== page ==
The second method uses substances that are found in nature and believed to be intrinsically powerful (ขลัง khlang) because of some unusual property that defies the laws of nature. A prominent example is mercury, a metal that acts like a liquid, which conveys protection by flowing to any part of the body threatened by penetration. Other examples are: cat’s eye, a semi-precious stone which looks like an animal’s organ; hard, stone-like cores found in plants or animal’s eggs; and splinters of tusk that are lodged in trees or ant-heaps by charging elephants in musth. Mostly these objects are carried to convey protection or invulnerability.

A variant of this method consists of precious or powerful objects inserted under the skin, and believed to be capable of moving to block the intrusion of a blade or bullet. The Chiang Mai military commander, Saentri Phetkla, makes extensive use of these devices:

 He had a jet gem embedded in his head,
 golden needles in each shoulder, a large diamond in the middle of his forehead, a lump of fluid metal in his chest, and herbal amber and cat’s eye in his back.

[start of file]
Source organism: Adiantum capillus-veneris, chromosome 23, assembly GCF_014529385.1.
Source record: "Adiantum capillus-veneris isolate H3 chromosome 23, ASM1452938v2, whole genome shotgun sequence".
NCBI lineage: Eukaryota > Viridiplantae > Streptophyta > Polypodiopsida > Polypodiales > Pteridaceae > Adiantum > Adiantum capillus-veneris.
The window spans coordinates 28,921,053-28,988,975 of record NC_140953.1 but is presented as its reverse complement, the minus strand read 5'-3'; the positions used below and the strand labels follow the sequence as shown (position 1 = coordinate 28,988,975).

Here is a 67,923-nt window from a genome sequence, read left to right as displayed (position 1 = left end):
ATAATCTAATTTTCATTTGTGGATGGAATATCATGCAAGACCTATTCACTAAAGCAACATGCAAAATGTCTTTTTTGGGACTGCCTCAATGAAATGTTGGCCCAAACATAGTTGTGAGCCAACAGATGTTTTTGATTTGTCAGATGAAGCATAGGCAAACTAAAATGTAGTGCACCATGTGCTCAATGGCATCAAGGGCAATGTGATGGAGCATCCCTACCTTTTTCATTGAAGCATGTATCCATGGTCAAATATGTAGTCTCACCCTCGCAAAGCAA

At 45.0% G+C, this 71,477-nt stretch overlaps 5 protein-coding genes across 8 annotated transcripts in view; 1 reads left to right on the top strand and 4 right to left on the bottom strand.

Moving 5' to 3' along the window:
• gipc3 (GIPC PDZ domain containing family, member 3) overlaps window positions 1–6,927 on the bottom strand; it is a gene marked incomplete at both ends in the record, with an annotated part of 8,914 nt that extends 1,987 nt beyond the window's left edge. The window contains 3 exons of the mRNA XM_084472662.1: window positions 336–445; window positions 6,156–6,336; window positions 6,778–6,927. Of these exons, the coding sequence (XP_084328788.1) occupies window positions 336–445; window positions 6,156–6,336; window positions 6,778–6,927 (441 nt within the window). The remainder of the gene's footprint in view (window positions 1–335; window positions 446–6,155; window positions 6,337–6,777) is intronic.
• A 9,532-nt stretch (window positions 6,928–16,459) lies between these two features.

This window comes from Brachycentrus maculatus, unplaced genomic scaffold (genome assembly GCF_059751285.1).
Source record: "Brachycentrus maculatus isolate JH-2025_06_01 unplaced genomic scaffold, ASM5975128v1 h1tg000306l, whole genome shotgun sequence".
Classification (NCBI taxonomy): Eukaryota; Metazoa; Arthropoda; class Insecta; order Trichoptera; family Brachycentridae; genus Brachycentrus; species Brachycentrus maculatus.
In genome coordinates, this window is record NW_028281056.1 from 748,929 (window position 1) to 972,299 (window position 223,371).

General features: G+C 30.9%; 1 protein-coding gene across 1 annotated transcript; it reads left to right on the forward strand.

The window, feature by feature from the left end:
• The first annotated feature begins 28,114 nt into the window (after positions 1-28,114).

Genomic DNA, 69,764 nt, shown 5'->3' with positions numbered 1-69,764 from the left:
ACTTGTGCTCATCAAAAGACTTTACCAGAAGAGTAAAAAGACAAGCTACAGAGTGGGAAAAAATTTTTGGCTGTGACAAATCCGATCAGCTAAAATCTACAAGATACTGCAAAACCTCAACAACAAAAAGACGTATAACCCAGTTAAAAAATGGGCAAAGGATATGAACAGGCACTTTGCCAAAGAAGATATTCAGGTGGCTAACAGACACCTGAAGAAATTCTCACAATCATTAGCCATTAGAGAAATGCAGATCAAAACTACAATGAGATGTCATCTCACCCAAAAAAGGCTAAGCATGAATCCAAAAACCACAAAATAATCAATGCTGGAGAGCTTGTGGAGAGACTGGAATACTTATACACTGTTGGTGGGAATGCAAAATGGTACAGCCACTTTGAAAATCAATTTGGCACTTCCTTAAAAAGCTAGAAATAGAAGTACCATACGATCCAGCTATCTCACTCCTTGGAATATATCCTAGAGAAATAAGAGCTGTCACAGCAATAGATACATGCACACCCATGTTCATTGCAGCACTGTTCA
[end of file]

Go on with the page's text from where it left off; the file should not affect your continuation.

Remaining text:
His whole body was a mass of lumps and bumps in ranks and rows. Since birth he had never been touched by a weapon, and did not carry even the scratch from a thorn. (p. 631)

The third method uses constructed devices. Simple forms mentioned in KCKP include water, betelnut, or powdered clay that have been sacralized by reciting formulas; spirit oil extracted from a corpse; beads made with sacralized powder and powerful herbs; and lip wax, especially a variant made from the face mask of a corpse. Among more complex forms, two prominent examples are an adept’s knife and yantra. These devices serve as media for transferring the power of an adept to somebody else.

An adept’s knife (มีดหมอ mit mo, see Fig. 3) has to be made by an adept using special materials and observing strict practices, and “activated” through a ritual, often convoking many different spirits and deities to endorse the knife’s power. Other people can then use the knife and tap the adept’s own powers which have been instilled in the article. These knives are kept at home to ward off danger; carried into battle where they convey invulnerability; steeped in water to make medicine; and placed on the subject’s head during ceremonies to overcome spirit possession. Among the four forces, the knife has the force of protection, but can also be used to defeat the protective forces of enemies. Khun Phaen uses an adept’s knife to neutralize the spirits and other protective devices before invading Khun Chang’s house. Skystorm (ฟ้าฟื้น fa fuen), the sword that Khun Phaen has specially made, is a superlative version of an adept’s knife. The manufacture begins with the collection of an array of metals with connotations of power and protection: